Move Over Spotted Owl, Make Room for the Sage Grouse

The federal government is aggressively protecting the sage grouse. A few weeks ago, the Feds listed the Gunnison sage grouse as “threatened” under the Endangered Species Act. The Feds want to add the greater sage grouse to the list. The greater sage grouse:

  • lives in 11 western U.S. states
  • covers 165 million acres, almost as big as Texas
  • population dropped from around 16 million over 200 years ago, to under half-million today

Conservationists believe that the sage grouse numbers are getting dangerously low. Human activity, specifically energy exploration and development, is the main cause of this issue, they claim.

However, local efforts in conservation and local economies are overlooked when considering listing under the Endangered Species Act in these cases. Overzealous efforts could have irreversible consequences to local economies and hinder growth. Much of the land in western United States is owned by the federal government. Imagine if that same amount of land in the eastern U.S. was also owned by the Feds. More than likely, the United States would not be the global leader that it is today.

Comments (3)

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  1. Santiago says:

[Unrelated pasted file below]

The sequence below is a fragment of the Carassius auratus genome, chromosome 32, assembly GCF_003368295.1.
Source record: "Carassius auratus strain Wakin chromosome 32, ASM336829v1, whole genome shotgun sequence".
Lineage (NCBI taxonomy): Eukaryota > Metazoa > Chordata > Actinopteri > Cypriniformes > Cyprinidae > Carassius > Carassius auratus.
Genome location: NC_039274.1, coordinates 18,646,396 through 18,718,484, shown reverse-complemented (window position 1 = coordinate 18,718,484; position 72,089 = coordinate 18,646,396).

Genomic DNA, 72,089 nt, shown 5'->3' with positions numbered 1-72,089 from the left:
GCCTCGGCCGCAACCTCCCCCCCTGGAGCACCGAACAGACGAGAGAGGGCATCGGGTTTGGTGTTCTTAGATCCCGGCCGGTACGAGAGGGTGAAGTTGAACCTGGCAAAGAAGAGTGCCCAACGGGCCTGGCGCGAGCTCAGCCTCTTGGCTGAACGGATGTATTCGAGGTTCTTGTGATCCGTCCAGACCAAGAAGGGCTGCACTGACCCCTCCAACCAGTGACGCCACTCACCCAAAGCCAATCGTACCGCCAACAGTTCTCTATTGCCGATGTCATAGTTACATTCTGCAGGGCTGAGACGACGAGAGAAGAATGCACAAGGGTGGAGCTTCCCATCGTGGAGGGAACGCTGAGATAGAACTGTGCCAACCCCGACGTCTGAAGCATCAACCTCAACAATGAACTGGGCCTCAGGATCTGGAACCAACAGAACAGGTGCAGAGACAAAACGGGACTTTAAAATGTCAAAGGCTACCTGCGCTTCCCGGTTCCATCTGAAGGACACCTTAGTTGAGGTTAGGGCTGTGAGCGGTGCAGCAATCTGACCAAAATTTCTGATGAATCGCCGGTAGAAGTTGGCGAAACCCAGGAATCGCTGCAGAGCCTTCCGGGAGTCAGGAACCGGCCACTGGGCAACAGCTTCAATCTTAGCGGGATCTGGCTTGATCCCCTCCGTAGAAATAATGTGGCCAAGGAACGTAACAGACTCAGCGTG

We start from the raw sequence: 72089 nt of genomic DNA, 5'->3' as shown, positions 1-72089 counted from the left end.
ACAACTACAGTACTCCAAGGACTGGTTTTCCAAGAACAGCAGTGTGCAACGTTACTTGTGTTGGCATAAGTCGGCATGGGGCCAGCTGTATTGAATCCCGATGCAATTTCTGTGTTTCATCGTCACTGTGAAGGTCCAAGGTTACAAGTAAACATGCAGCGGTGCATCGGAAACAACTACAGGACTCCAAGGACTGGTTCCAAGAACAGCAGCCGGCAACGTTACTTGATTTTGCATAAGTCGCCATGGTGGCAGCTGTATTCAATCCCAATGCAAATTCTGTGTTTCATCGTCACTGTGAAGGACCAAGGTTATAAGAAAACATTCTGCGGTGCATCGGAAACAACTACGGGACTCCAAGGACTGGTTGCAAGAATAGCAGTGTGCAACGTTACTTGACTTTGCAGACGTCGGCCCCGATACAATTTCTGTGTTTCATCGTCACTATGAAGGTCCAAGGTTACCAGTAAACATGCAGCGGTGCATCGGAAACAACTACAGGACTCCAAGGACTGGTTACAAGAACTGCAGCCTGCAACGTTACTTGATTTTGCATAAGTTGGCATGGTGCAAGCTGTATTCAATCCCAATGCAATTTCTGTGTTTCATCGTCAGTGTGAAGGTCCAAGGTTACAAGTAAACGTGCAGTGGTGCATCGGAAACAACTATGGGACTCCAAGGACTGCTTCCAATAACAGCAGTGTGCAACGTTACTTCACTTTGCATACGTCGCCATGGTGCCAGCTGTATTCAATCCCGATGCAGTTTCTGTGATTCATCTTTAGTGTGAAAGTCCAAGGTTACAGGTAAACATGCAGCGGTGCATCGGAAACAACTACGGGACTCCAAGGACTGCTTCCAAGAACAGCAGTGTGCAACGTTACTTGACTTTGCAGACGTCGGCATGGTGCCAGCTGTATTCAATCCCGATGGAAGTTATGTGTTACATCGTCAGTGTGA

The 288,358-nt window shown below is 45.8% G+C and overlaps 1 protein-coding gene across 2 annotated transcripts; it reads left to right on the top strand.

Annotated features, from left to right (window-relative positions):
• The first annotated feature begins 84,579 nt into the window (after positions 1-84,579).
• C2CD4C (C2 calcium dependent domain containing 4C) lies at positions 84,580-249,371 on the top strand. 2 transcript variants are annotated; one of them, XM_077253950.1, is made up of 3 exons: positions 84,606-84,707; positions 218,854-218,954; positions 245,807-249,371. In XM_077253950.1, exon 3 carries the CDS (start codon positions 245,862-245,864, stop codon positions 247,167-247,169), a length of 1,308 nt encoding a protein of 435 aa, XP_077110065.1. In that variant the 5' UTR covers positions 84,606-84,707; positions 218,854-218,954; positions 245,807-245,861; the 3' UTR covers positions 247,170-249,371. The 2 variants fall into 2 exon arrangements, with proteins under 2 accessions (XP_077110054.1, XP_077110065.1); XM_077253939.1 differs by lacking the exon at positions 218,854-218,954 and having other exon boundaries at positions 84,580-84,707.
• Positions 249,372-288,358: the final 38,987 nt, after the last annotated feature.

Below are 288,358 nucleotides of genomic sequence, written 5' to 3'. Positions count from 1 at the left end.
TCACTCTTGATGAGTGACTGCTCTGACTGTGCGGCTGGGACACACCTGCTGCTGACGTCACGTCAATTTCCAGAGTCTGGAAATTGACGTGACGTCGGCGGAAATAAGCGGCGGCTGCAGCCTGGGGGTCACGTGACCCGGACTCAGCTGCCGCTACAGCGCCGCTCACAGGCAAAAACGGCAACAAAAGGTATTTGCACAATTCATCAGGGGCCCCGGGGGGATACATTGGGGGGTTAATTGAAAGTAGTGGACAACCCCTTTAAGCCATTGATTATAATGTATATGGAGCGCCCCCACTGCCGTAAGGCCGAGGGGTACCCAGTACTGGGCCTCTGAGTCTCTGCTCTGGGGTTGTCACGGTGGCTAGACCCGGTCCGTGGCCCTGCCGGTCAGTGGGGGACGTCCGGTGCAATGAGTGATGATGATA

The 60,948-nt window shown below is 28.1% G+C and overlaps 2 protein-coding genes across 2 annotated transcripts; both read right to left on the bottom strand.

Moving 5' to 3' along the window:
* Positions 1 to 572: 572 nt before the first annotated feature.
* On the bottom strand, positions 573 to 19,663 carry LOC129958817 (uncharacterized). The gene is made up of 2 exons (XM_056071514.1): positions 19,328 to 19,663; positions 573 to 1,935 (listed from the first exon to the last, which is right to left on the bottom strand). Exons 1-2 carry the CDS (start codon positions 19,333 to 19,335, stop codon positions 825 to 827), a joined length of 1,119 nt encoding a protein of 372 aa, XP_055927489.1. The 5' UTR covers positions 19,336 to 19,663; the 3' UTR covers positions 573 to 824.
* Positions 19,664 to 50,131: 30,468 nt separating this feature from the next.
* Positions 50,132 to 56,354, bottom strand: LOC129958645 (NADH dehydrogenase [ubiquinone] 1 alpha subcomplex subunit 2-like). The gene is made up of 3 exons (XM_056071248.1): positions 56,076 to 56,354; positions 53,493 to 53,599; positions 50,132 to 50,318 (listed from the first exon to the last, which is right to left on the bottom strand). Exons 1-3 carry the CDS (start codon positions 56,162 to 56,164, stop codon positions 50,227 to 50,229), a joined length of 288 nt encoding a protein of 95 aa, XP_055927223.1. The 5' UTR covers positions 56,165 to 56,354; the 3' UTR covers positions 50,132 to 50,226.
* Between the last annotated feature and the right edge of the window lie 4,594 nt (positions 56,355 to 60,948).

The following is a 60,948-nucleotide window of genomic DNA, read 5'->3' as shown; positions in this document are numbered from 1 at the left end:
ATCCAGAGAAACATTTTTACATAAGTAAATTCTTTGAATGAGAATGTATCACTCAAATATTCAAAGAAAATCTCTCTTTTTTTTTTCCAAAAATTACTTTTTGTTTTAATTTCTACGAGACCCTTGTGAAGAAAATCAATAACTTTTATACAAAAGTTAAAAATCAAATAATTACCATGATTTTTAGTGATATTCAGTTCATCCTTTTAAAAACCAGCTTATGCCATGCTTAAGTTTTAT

As long as there are possible predators around, the Sage Grouse could be introduced as an invasive species elsewhere. I only suggest this because I don’t see a bird (however large it may be) stopping energy interests.

  2. Daphne says:

    Will its listing necessarily affect private property? The grouse might be fine on federal lands.

    • nik says:

      Daphne: It will affect private land. Nearly all sage grouse range is also cattle range. Grazing will be curtailed or severely limited. Federal lands for sage grouse are good in some places and horrible in a lot of others. Namely from invasive weed species such as cheatgrass and medusahead rye. Western juniper, a native has taken over millions and millions of acres of sagebrush habitat. It crowds out brush, it prevents seeds from germinating and it takes away water that the other plants need. The trees provide perching areas for raptors that feed on the grouse. Grouse abandon areas where the juniper have encroached.